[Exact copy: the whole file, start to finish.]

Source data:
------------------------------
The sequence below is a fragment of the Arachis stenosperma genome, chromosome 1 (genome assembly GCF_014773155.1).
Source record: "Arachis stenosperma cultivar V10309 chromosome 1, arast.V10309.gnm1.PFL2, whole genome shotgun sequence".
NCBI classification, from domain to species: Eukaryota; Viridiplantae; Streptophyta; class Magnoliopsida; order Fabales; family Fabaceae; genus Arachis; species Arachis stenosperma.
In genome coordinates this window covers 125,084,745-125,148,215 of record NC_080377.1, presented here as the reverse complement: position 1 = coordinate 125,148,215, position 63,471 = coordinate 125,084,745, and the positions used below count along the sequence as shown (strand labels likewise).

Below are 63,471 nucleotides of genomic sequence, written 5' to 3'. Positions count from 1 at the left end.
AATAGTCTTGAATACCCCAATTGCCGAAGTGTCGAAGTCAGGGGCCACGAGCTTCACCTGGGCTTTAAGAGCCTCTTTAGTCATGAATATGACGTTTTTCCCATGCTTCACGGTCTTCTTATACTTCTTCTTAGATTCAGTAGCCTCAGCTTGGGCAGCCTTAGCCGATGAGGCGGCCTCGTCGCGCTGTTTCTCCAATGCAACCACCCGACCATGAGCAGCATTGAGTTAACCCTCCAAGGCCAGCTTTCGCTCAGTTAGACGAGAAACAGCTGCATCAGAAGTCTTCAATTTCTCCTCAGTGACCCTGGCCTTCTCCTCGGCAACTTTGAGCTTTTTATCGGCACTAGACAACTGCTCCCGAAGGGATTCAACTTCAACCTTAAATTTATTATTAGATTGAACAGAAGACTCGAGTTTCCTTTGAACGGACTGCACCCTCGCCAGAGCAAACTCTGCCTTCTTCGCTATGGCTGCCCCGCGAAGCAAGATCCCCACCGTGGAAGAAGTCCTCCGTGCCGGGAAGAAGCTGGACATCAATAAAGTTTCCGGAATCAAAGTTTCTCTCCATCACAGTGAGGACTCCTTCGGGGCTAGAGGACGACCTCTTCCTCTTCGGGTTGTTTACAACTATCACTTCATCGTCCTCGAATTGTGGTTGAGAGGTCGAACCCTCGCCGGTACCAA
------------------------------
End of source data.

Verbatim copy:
The sequence below is a fragment of the Arachis stenosperma genome, chromosome 1 (genome assembly GCF_014773155.1).
Source record: "Arachis stenosperma cultivar V10309 chromosome 1, arast.V10309.gnm1.PFL2, whole genome shotgun sequence".
NCBI classification, from domain to species: Eukaryota; Viridiplantae; Streptophyta; class Magnoliopsida; order Fabales; family Fabaceae; genus Arachis; species Arachis stenosperma.
In genome coordinates this window covers 125,084,745-125,148,215 of record NC_080377.1, presented here as the reverse complement: position 1 = coordinate 125,148,215, position 63,471 = coordinate 125,084,745, and the positions used below count along the sequence as shown (strand labels likewise).

Below are 63,471 nucleotides of genomic sequence, written 5' to 3'. Positions count from 1 at the left end.
AATAGTCTTGAATACCCCAATTGCCGAAGTGTCGAAGTCAGGGGCCACGAGCTTCACCTGGGCTTTAAGAGCCTCTTTAGTCATGAATATGACGTTTTTCCCATGCTTCACGGTCTTCTTATACTTCTTCTTAGATTCAGTAGCCTCAGCTTGGGCAGCCTTAGCCGATGAGGCGGCCTCGTCGCGCTGTTTCTCCAATGCAACCACCCGACCATGAGCAGCATTGAGTTAACCCTCCAAGGCCAGCTTTCGCTCAGTTAGACGAGAAACAGCTGCATCAGAAGTCTTCAATTTCTCCTCAGTGACCCTGGCCTTCTCCTCGGCAACTTTGAGCTTTTTATCGGCACTAGACAACTGCTCCCGAAGGGATTCAACTTCAACCTTAAATTTATTATTAGATTGAACAGAAGACTCGAGTTTCCTTTGAACGGACTGCACCCTCGCCAGAGCAAACTCTGCCTTCTTCGCTATGGCTGCCCCGCGAAGCAAGATCCCCACCGTGGAAGAAGTCCTCCGTGCCGGGAAGAAGCTGGACATCAATAAAGTTTCCGGAATCAAAGTTTCTCTCCATCACAGTGAGGACTCCTTCGGGGCTAGAGGACGACCTCTTCCTCTTCGGGTTGTTTACAACTATCACTTCATCGTCCTCGAATTGTGGTTGAGAGGTCGAACCCTCGCCGGTACCAA